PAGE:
Mrs Thatcher had changed the environment in which politics operated. She opened Britain to foreign influences and ripped open nationalist divides in Ireland and Scotland, with large poor ghettoes emerging in many parts of Britain. The economy was now service-based and labour was increasingly casualised. There was a new middle-class emerging, made wealthy from property and financial services.

Ominously, Neil Kinnock failed to impress even in Mrs Thatcher's last Commons performance as Prime Minister. Relatively wealthy people were not immediately inclined to vote Labour, despite a worsening recession. When John Major became Prime Minister, Labour's poll lead of 20% became a Conservative lead of 8%.

In 1991 the political atmosphere intensified, with the election campaign starting extremely early. Whilst the recession continued to bite, Conservatives highlighted the fact that this was a global problem. Neil Kinnock relaunched himself as a dignified elder statesman, presenting a number of fairly anodyne policies for easy public consumption. Meanwhile, his Shadow Chancellor mounted the "prawn cocktail" offensive in the City of London. John Smith attempted to convince those in the financial sector that Labour was responsible and pro-business, and was fairly well-received by many, being an affable character.

The 1992 election was fought almost entirely on the centre-ground of politics, with the Liberal Democrats now to the left of Labour on some social issues. Following opinion polls to the last percentage point, Labour aimed to neutralise the Conservative's strongest areas. "Tough on crime, tough on the causes of crime" is a classic example of the mixed messages that Labour produced for the 1992 elections. In addition to this, it hoped to capitalise on the strong areas of health and education - after all, even the new middle classes needed good schools and hospitals.

The 1992 campaign was effectively aimed at the narrow band of people within the marginal constituencies that Labour needed to overturn the Conservative majority. Although Labour's appeal had broadened in some ways, in effect, the target audience had narrowed. The manifesto was very broad and unspecific in some areas, and very specific in others, namely tax.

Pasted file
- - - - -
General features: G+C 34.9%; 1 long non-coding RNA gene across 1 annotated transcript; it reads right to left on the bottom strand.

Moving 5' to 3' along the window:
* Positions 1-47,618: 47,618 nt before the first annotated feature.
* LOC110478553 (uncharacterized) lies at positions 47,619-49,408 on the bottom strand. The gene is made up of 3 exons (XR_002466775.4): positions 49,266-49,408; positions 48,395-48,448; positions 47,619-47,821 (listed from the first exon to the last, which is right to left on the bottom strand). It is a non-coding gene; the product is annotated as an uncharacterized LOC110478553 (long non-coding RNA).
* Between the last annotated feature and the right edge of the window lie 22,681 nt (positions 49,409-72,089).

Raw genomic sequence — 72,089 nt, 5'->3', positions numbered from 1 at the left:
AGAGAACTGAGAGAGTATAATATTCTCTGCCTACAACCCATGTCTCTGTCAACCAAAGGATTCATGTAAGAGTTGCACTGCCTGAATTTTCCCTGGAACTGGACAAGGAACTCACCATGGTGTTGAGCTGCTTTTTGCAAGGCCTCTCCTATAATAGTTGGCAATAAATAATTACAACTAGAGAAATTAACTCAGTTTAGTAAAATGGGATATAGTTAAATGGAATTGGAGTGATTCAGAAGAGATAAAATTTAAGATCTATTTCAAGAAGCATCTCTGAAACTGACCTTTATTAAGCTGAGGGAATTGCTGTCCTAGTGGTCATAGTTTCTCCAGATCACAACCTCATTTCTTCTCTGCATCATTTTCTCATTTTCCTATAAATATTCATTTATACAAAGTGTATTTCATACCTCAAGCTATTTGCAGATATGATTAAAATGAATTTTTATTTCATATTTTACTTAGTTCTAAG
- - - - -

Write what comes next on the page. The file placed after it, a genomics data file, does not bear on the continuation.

So the parties entered the campaign roughly level in the opinion polls. Once agin, the Conservatives produced a number of scare stories about the tax proposals. Labour's plans to raise National Insurance contributions were the re-distributive mechanisms favoured by John Smith. In fact, they were a fair way of gaining more tax for social programmes. But the Tories described this as a "Tax Bombshell" and the media were quick to describe this as Labour's plans to "get the rich." It was also noted that there were plans for around 20 new ministries in Labour's manifesto, and this was widely regarded as a product of the vaccuum left by the Policy Review.

Despite the scare stories there was still reason to be fairly optimistic in the week before the 1992 Election. No-one thought that Paddy Ashdown would support the Conservatives in the event of a hung parliament. Then the Conservative press notched up a gear. There were so many scare stories that Labour's press team could not keep up with the rebuttals. These were centred around taxes, with trades union horror stories also thrown in. The media also subjected Neil Kinnock to some severe personal abuse, which had not seen since Michael Foot's 1983 campaign.

John Major proved a tougher character than many had realised. Slightly weak in demeanour, he nonetheless proved to be an effective campaigner on the streets, using a soapbox and loudhailer, as opposed to the presidential style of Neil Kinnock in 1992. Actually, the Labour campaign had arguably become over-stylised. The electoral mastermind for the Conservatives, Chris Patten, was simply more effective than Peter Mandelson.

Labour failed to convince. In fact some of the policy changes may have been counter-productive, as Neil Kinnock looked like a man desperate to win at any price. The final result was an appalling shock. Labour only achieved a 2% swing, and a massive 14 million people voted Conservative, the highest total vote for a UK party ever. The strategy of attacking the marginals partly worked, as the Conservative majority was cut to 21.

On the morning of 10th April 1992 Neil Kinnock sombrely announced his resignation. The mood in the Labour Party was funereal. After all the battles and changes it seemed that nothing could unseat the Conservatives. Despite fighting the election on the "centre-ground" the Tories promptly embarked on a series of reforms and changes that spread Thatcherism even further into the national life of Britain.

The trauma of this defeat was to lead to a total crisis in confidence for the Party and truly marks the beginning of the end for the Labour Party as was previously known. In the Party, the Left was ageing and declining in number, now seemingly incapable of providing serious new initiative or energy. Whatever future remained, it seemed to be as part of a broad anti-Conservative coalition which had absorbed many of the aspirations of the Thatcher years...